Out of reverence for the Blessed Sacrament, it has been a long-standing tradition in the Church to practice what is often called the “Eucharistic
Fast” or “Fasting before Communion.” But what exactly does this practice entail, and where does the practice come from?
Canon 919 is the law of the Church that dictates our practice. It’s interesting to note that priests are only required to fast before their first Mass of the day, and that the Church makes an exception for anyone who may have legitimate or medical need. The canon follows:
- One who is to receive the Most Holy Eucharist is to abstain from any food or drink, with the exception only of water and medicine, for at least the period of one hour before Holy Communion.
- A priest who celebrates the Most Holy Eucharist two or three times on the same day may take something before the second or third celebration even if the period of one hour does not intervene.
- Those who are advanced in age or who suffer from any infirmity, as well as those who take care of them, can receive the Most Holy Eucharist even if they have taken something during the previous hour.
Some of you perhaps remember a day when the fast was much longer than an hour! I remember my grandmother telling me stories about how she and
her high school friends used to cut their dates short on Saturdays to get a quick burger before the fast began at midnight. Our current practice, however, is a simple hour before receiving (not even an hour before Mass begins). While the Church has significantly shortened our fasting period in recent years, it certainly has not abrogated it entirely, and so the fast deserves at least a little of our attention.
Many of us observe the fast without thinking about it. But our Eucharistic fast should, in practice, cause us to be mindful of what we are receiving — to sacrifice a little in preparation to receive Jesus Christ, who sacrificed so much for us. It should make us call to mind, in some small way, our unworthiness to receive so great a gift.
One of the things I see often from the pulpit is chewing gum. Gum especially should never be in our mouths when receiving our Lord in bodily
form (otherwise, think of what would happen to Christ’s Body when we dispose of our gum!). While we certainly don’t want to be overly scrupulous
about such things, it is important to know that anything that is not strictly medicinal violates our fast and should cause us to abstain from receiving (or ask the pastor for dispensation). Obviously, this requires our discretionary judgment: cough drops as medicine are fine; peppermints…maybe not. Black coffee or tea, if it is absolutely necessary, has been considered by some as a legitimate exception — but the spirit of the law should have us asking “What can I do to show my reverence?”, not “What can I get away with?”.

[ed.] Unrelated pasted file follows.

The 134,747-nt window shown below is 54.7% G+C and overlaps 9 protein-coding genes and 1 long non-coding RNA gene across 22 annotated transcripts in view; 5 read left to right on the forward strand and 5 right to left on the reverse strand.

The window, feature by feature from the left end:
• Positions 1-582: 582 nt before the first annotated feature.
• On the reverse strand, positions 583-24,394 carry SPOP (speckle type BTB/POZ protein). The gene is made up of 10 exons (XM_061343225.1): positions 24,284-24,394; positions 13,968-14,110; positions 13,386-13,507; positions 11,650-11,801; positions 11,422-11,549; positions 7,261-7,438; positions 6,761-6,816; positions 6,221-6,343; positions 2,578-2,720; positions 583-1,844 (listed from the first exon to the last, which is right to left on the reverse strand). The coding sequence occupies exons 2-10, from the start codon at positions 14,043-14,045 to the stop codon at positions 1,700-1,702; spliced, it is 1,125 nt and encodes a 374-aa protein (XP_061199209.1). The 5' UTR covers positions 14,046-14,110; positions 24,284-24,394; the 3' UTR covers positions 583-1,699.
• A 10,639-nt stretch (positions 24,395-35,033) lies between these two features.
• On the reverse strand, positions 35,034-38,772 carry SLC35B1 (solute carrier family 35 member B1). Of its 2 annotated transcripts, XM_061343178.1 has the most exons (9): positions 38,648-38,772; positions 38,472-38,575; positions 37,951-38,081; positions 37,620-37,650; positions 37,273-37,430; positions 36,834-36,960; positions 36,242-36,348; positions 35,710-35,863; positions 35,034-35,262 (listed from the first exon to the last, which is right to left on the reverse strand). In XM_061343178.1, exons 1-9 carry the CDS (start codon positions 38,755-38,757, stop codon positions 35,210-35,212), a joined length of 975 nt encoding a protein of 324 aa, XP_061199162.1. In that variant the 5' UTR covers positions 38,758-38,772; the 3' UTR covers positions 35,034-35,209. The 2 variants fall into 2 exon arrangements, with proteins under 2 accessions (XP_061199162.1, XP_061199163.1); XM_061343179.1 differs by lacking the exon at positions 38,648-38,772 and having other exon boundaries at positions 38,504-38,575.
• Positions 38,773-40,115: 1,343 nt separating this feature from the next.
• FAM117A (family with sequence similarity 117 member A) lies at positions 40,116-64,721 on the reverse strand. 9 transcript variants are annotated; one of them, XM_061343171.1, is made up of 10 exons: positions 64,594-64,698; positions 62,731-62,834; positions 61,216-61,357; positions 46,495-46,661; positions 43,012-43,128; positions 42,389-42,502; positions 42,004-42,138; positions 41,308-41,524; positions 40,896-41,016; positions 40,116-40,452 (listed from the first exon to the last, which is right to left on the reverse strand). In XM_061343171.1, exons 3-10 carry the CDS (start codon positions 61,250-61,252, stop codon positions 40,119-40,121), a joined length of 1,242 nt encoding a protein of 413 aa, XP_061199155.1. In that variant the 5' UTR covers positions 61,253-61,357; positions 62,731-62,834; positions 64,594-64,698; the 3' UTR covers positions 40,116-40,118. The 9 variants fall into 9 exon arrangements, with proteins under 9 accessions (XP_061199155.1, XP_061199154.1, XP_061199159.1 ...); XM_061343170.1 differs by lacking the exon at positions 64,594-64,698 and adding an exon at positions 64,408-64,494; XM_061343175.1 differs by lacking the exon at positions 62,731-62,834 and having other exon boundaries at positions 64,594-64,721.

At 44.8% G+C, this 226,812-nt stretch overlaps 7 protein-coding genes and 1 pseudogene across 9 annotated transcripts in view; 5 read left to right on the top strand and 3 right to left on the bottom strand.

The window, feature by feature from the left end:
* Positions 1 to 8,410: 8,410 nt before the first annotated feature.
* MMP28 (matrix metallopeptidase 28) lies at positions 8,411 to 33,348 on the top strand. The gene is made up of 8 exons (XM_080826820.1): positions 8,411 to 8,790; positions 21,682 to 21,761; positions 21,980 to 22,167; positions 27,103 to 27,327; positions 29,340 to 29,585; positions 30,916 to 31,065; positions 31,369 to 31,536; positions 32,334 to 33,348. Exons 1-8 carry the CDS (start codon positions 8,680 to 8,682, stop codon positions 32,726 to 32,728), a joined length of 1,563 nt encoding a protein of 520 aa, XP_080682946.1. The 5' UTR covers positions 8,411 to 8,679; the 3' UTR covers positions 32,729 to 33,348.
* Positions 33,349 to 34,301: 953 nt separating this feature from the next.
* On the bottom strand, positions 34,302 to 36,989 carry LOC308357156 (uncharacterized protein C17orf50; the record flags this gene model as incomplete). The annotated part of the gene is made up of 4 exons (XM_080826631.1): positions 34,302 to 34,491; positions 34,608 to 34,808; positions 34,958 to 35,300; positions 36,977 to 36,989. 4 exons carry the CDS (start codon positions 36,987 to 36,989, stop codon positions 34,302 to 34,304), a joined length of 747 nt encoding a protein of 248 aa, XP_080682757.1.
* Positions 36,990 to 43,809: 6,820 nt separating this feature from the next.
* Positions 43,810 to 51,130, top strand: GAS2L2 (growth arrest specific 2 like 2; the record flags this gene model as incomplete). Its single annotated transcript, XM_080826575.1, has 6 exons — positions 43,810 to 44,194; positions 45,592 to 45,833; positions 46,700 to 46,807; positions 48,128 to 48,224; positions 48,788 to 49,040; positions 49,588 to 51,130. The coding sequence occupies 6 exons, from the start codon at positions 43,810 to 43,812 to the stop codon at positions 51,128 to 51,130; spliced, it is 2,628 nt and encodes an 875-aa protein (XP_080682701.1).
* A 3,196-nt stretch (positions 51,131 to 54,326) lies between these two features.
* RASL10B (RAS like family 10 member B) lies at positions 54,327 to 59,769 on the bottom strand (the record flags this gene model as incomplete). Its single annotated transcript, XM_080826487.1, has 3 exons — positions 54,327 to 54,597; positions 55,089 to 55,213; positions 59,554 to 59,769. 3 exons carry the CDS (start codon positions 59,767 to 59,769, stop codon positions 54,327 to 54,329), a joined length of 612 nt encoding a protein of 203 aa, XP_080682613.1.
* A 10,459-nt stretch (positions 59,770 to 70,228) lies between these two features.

The Church asks us to abstain for a reason. The tradition is an ancient one, stemming from the rejection of pagan cult practices which were
often marked by revelry and gluttonous feasting. Christians, by contrast, were taught to observe sobriety when approaching their liturgy—and even
to engage in fasts as a sign of their devotion.
Hence, as Pope Pius XII teaches in Christus Dominus (an apostolic constitution from 1953), there has existed a Church precept even as early
as the Council of Hippo in 393(!) which ascribes the custom of fasting to those who approach the Sacrament of the altar. Pius XII continues:
“Abstinence from food and drink is in accord with that supreme reverence we owe to the supreme majesty of Jesus Christ when we are going to receive Him hidden under the veils of the Eucharist. And moreover, when we receive His precious Body and Blood before we take any food, we show clearly that this is the first and loftiest nourishment by which our soul is fed and its holiness increased. Hence the same St. Augustine
gives this warning: ‘It has pleased the Holy Ghost that, to honor so great a Sacrament, the Lord’s Body should enter the mouth of the Christian
before other food.’”
To fast before we receive is an act of devotion. In today’s day and age, with so little love and respect shown for our Lord or His Church, especially to the Sacrament of His Body and Blood, may we strive to be a people intent on showing this reverence in whatever small ways we can. Let’s offer our fast for all those who cannot receive our Lord or who carry out acts of violence against His Body, and indeed for all our brothers and sisters in Christ who do not know the gift of the Eucharist that brings us communion here in the Catholic Church.
Keep spreading joy!